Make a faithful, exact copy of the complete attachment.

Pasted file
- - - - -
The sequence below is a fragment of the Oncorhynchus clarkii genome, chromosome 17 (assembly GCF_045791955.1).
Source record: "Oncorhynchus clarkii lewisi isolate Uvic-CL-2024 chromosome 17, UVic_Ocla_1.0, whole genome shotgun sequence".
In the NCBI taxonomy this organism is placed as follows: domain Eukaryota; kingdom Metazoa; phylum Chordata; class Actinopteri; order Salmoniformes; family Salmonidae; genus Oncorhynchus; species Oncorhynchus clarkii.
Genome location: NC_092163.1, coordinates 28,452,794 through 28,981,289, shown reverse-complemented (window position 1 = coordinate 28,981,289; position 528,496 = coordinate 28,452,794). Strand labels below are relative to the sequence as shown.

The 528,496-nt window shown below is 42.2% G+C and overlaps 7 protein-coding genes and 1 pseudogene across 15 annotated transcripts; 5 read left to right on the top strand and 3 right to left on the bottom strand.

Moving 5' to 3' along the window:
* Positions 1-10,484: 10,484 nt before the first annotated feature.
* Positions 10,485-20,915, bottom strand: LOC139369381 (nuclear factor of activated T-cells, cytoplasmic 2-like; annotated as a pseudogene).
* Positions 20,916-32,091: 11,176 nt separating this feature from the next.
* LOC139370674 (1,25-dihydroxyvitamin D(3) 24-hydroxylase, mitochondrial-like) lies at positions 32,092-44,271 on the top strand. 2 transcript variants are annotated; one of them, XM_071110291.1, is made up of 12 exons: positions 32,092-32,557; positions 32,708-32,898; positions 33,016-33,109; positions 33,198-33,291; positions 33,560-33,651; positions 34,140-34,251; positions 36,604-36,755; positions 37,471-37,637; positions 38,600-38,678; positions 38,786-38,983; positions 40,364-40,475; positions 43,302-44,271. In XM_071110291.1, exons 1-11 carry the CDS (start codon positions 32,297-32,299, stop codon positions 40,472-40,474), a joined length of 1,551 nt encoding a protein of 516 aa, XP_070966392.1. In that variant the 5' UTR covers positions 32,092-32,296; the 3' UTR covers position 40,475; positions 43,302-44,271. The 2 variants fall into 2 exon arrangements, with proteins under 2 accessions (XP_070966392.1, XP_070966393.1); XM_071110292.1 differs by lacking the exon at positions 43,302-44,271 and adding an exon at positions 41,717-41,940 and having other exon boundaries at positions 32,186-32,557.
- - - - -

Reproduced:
The sequence below is a fragment of the Oncorhynchus clarkii genome, chromosome 17 (assembly GCF_045791955.1).
Source record: "Oncorhynchus clarkii lewisi isolate Uvic-CL-2024 chromosome 17, UVic_Ocla_1.0, whole genome shotgun sequence".
In the NCBI taxonomy this organism is placed as follows: domain Eukaryota; kingdom Metazoa; phylum Chordata; class Actinopteri; order Salmoniformes; family Salmonidae; genus Oncorhynchus; species Oncorhynchus clarkii.
Genome location: NC_092163.1, coordinates 28,452,794 through 28,981,289, shown reverse-complemented (window position 1 = coordinate 28,981,289; position 528,496 = coordinate 28,452,794). Strand labels below are relative to the sequence as shown.

The 528,496-nt window shown below is 42.2% G+C and overlaps 7 protein-coding genes and 1 pseudogene across 15 annotated transcripts; 5 read left to right on the top strand and 3 right to left on the bottom strand.

Moving 5' to 3' along the window:
* Positions 1-10,484: 10,484 nt before the first annotated feature.
* Positions 10,485-20,915, bottom strand: LOC139369381 (nuclear factor of activated T-cells, cytoplasmic 2-like; annotated as a pseudogene).
* Positions 20,916-32,091: 11,176 nt separating this feature from the next.
* LOC139370674 (1,25-dihydroxyvitamin D(3) 24-hydroxylase, mitochondrial-like) lies at positions 32,092-44,271 on the top strand. 2 transcript variants are annotated; one of them, XM_071110291.1, is made up of 12 exons: positions 32,092-32,557; positions 32,708-32,898; positions 33,016-33,109; positions 33,198-33,291; positions 33,560-33,651; positions 34,140-34,251; positions 36,604-36,755; positions 37,471-37,637; positions 38,600-38,678; positions 38,786-38,983; positions 40,364-40,475; positions 43,302-44,271. In XM_071110291.1, exons 1-11 carry the CDS (start codon positions 32,297-32,299, stop codon positions 40,472-40,474), a joined length of 1,551 nt encoding a protein of 516 aa, XP_070966392.1. In that variant the 5' UTR covers positions 32,092-32,296; the 3' UTR covers position 40,475; positions 43,302-44,271. The 2 variants fall into 2 exon arrangements, with proteins under 2 accessions (XP_070966392.1, XP_070966393.1); XM_071110292.1 differs by lacking the exon at positions 43,302-44,271 and adding an exon at positions 41,717-41,940 and having other exon boundaries at positions 32,186-32,557.